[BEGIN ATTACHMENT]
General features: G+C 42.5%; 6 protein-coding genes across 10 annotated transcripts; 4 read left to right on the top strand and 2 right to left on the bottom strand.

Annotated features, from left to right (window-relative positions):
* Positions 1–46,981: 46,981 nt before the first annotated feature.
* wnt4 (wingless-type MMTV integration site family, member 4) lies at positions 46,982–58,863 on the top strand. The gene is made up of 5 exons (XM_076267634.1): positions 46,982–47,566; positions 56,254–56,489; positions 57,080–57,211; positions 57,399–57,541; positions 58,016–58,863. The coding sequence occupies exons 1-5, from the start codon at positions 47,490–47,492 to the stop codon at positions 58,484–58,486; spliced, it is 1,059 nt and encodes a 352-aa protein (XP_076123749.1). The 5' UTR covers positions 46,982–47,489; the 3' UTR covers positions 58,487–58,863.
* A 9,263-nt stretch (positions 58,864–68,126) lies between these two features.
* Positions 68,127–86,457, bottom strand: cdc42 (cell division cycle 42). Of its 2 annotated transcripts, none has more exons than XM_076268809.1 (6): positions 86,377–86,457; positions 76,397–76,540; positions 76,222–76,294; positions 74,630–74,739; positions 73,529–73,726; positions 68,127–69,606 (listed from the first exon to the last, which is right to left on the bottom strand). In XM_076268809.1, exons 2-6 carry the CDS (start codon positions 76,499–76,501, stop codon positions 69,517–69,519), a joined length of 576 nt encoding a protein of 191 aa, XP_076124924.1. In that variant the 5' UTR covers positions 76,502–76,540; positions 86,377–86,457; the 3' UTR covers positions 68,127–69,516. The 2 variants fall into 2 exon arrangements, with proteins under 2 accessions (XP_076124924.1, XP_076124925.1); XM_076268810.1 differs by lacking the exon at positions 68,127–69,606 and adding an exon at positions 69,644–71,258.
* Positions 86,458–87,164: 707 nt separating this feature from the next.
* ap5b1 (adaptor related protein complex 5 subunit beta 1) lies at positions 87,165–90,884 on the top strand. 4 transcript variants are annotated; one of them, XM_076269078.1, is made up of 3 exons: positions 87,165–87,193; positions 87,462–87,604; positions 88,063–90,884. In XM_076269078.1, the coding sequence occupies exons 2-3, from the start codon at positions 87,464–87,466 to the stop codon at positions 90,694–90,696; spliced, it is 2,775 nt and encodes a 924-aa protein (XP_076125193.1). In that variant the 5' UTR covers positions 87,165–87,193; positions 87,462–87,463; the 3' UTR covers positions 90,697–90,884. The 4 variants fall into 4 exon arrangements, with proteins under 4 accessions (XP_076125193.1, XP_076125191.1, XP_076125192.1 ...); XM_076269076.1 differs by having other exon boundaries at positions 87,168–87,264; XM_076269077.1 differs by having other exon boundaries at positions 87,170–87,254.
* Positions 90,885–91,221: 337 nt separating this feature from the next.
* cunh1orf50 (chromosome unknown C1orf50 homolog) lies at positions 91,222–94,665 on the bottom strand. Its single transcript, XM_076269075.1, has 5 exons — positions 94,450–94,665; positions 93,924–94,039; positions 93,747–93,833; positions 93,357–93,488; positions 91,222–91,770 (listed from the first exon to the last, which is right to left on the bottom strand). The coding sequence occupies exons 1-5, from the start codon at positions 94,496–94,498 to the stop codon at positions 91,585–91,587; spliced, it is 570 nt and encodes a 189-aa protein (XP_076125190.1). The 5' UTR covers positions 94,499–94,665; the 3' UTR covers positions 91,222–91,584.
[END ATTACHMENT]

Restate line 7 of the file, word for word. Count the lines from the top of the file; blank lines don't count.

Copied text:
* Positions 86,458–87,164: 707 nt separating this feature from the next.